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Home > Main > London A Cappella (1): Teaching, Listening, Learning, Singing

London A Cappella (1): Teaching, Listening, Learning, Singing

by Joanna Forbes-L’Estrange

Creative Workshop for student a cappella groups

presented by Joanna Forbes L’Estrange (singer, arranger, choral coach & former soprano/MD of The Swingle Singers)


Over forty members of various student a cappella groups (from Oxford, Cambridge, London and Birmingham) came together for a fun two hours of discussion, exploration of ideas, creativity and performance as part of the London A Cappella Festival 2011. My aim for the workshop was to show the participants how to be more adventurous and original when writing arrangements and putting together their set-lists for the annual Voice Festival UK competition. As a regular adjudicator for the competition I am always encouraging the students to expand their creativity but it occurred to me at the end of last year’s rounds that perhaps they needed more than encouragement; they needed to be furnished with the tools in order to do so. So, I was delighted when the Voice Festival invited me to deliver a creative workshop.

In order to think beyond a typical twelve-minute set comprising a medium tempo pop cover, a ballad pop cover and a fast pop cover to finish, I first encouraged the singers to think about where else they can find raw material apart from the current pop charts. They came up with folk songs, jazz standards, big band numbers, musical theatre, world music, old pop classics and classical music. We then discussed different approaches to writing arrangements, ranging from simple transcription to the more complex style morphs, medleys and “mash-ups” (to use the Glee terminology!)  I played them excerpts of recordings by professional a cappella groups including The Real Group, The Magnets, The King’s Singers and of course The Swingle Singers, each one illustrating a specific arranging technique. We then sang an arrangement I wrote for The Swingle Singers which combines two songs from The Beatles’ Abbey Road album: Because and You never give me your money. Despite most of the students admitting that they’d never heard the originals, they managed the arrangement brilliantly, creating an instant blend and quickly taking on board any rehearsal points I made along the way.

By this stage of the workshop, the students’ minds were buzzing with ideas and I could see that they were itching to get creative. I quickly familiarised them with the words, melody and harmonic structure of English folk song Scarborough Fair and then divided them up into four groups, making sure to mix up the singers so that they were working alongside people they didn’t previously know. The task was for each group to come up with its own take on the song, either a whole structure or just a groove, a musical idea, something original which would make the song their own. For about twenty minutes the students, all in different rooms, tried out their ideas until they came up with something to share with the others. It was wonderful to watch them working and being so free with their creativity and, best of all, the four approaches couldn’t have been more varied.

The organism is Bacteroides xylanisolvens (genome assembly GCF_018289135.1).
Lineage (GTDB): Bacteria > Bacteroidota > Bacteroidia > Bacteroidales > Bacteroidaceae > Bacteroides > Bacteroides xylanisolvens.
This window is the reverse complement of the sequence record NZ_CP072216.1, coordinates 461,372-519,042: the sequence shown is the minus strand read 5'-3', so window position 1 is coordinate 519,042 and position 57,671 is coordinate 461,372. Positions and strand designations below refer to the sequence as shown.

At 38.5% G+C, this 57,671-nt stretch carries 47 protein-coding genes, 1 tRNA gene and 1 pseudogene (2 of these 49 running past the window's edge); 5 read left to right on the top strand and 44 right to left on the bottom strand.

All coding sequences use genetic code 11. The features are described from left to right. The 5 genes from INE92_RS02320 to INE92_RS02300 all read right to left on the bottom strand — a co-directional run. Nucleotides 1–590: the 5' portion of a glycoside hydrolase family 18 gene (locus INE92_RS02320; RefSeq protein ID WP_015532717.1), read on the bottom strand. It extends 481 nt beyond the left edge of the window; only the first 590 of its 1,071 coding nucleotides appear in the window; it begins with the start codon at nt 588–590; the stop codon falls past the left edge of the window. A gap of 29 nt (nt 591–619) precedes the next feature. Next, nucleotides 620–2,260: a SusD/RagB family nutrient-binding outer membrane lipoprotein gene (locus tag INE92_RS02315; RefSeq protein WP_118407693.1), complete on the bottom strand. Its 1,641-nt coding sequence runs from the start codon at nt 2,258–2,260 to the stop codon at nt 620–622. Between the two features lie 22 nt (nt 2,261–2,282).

Group 1 gave us an upbeat drum-‘n’-bass groove; group 2 did a 5/4 Dave Brubeck-inspired version; group 3 created an Indian tabla rhythm and an improvised Bollywood-style vocalise, changing the lyrics of the second line from “Parsley sage rosemary and thyme” to “Cumin coriander and lime”!; group 4 presented us with a heady mix of vocal overtones, beat-boxing and fresh-sounding pop. I loved that, when asked to describe their creative processes, they replied, “Well, first he [pointing] came up with that and then she [pointing] sort of added that” etc – they didn’t know each other’s names and yet they had managed to work together and come up with a performance twenty minutes later! Judging by their comments afterwards, I think they surprised themselves by the quality of what they’d done. By the end of the night, many of the participants had also been to see The Real Group live; if that wasn’t enough to inspire their creativity then nothing will!!

I’m so looking forward to being on the judging panel for the Oxford regional and the final of the Voice Festival UK 2011 competition this spring. Who knows, maybe we’ll be awarding the Ward Swingle Award for Originality this year…

To all the students: happy creating; to The Real Group: thank you for continuing to wow us all with your incredible originality; to my beloved Swingle Singers: thank you for setting up the most amazing forum for a cappella which is The London A Cappella Festival.

Joanna Forbes L’Estrange

January 2011

For edited highlights of this workshop, see:  http://www.youtube.com/watch?v=4m89WB1d53Q

Thank you very much, Joanna for your workshop write-up – when I more or less bumped into you in the lobby at King’s Place, you seemed to be full of adrenaline, so excited how well the workshop went and how much the students gave back to you. Keep on doing this very important part of our campaign to promote the art form of vocal, choral and a cappella music: teach, listen, learn and sing everybody!

If you have ideas on educational topics and want to share experiences feel free to post your comments – let the community know how you teach, listen, learn and sing.

FSt/Florian, Vocal Blog

  1. 27. Januar 2011, 11:36 | #1

    26. Januar 2011, 22:46 | #1
    by Karen

    Interessanter Post. Würde gern mehr Blogposts zu dem Thema sehen. Freu mich auf die naechsten Posts.

  1. 26. Januar 2011, 10:35 | #1
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